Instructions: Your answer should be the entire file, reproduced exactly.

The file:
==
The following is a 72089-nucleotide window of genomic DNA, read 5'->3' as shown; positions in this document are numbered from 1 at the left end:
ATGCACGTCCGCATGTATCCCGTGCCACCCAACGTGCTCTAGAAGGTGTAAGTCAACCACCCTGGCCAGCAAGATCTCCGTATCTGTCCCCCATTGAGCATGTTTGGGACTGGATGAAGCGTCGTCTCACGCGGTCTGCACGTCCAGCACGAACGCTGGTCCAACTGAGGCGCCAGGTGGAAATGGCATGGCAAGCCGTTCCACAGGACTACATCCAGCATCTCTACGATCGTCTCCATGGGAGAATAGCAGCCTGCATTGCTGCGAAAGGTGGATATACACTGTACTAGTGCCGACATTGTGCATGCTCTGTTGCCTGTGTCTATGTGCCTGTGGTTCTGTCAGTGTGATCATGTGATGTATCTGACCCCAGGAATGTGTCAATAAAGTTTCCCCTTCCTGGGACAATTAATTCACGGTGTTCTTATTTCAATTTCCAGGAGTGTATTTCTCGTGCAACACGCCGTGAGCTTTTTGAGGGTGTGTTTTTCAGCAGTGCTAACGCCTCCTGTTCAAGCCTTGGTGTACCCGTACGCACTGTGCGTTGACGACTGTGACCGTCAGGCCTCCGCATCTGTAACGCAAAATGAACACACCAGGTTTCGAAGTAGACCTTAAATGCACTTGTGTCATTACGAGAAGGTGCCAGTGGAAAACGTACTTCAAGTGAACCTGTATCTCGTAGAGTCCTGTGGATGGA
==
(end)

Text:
The following is a 72089-nucleotide window of genomic DNA, read 5'->3' as shown; positions in this document are numbered from 1 at the left end:
ATGCACGTCCGCATGTATCCCGTGCCACCCAACGTGCTCTAGAAGGTGTAAGTCAACCACCCTGGCCAGCAAGATCTCCGTATCTGTCCCCCATTGAGCATGTTTGGGACTGGATGAAGCGTCGTCTCACGCGGTCTGCACGTCCAGCACGAACGCTGGTCCAACTGAGGCGCCAGGTGGAAATGGCATGGCAAGCCGTTCCACAGGACTACATCCAGCATCTCTACGATCGTCTCCATGGGAGAATAGCAGCCTGCATTGCTGCGAAAGGTGGATATACACTGTACTAGTGCCGACATTGTGCATGCTCTGTTGCCTGTGTCTATGTGCCTGTGGTTCTGTCAGTGTGATCATGTGATGTATCTGACCCCAGGAATGTGTCAATAAAGTTTCCCCTTCCTGGGACAATTAATTCACGGTGTTCTTATTTCAATTTCCAGGAGTGTATTTCTCGTGCAACACGCCGTGAGCTTTTTGAGGGTGTGTTTTTCAGCAGTGCTAACGCCTCCTGTTCAAGCCTTGGTGTACCCGTACGCACTGTGCGTTGACGACTGTGACCGTCAGGCCTCCGCATCTGTAACGCAAAATGAACACACCAGGTTTCGAAGTAGACCTTAAATGCACTTGTGTCATTACGAGAAGGTGCCAGTGGAAAACGTACTTCAAGTGAACCTGTATCTCGTAGAGTCCTGTGGATGGA